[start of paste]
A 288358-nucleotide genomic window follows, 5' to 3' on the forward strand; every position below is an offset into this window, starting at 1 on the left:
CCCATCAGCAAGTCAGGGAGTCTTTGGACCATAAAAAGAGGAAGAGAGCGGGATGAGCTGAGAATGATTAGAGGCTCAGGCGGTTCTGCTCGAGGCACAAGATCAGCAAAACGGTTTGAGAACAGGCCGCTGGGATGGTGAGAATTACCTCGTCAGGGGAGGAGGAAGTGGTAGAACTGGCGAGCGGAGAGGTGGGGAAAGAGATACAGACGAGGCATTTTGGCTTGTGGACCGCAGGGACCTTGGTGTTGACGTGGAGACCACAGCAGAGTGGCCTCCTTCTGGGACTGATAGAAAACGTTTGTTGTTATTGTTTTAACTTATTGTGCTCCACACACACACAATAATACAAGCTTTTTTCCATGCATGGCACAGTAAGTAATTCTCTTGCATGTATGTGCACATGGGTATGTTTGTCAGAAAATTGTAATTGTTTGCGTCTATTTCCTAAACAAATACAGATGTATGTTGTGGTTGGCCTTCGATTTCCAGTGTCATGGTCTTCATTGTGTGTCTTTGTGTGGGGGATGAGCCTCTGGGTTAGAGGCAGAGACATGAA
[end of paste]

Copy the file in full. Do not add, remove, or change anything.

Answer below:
A 288358-nucleotide genomic window follows, 5' to 3' on the forward strand; every position below is an offset into this window, starting at 1 on the left:
CCCATCAGCAAGTCAGGGAGTCTTTGGACCATAAAAAGAGGAAGAGAGCGGGATGAGCTGAGAATGATTAGAGGCTCAGGCGGTTCTGCTCGAGGCACAAGATCAGCAAAACGGTTTGAGAACAGGCCGCTGGGATGGTGAGAATTACCTCGTCAGGGGAGGAGGAAGTGGTAGAACTGGCGAGCGGAGAGGTGGGGAAAGAGATACAGACGAGGCATTTTGGCTTGTGGACCGCAGGGACCTTGGTGTTGACGTGGAGACCACAGCAGAGTGGCCTCCTTCTGGGACTGATAGAAAACGTTTGTTGTTATTGTTTTAACTTATTGTGCTCCACACACACACAATAATACAAGCTTTTTTCCATGCATGGCACAGTAAGTAATTCTCTTGCATGTATGTGCACATGGGTATGTTTGTCAGAAAATTGTAATTGTTTGCGTCTATTTCCTAAACAAATACAGATGTATGTTGTGGTTGGCCTTCGATTTCCAGTGTCATGGTCTTCATTGTGTGTCTTTGTGTGGGGGATGAGCCTCTGGGTTAGAGGCAGAGACATGAA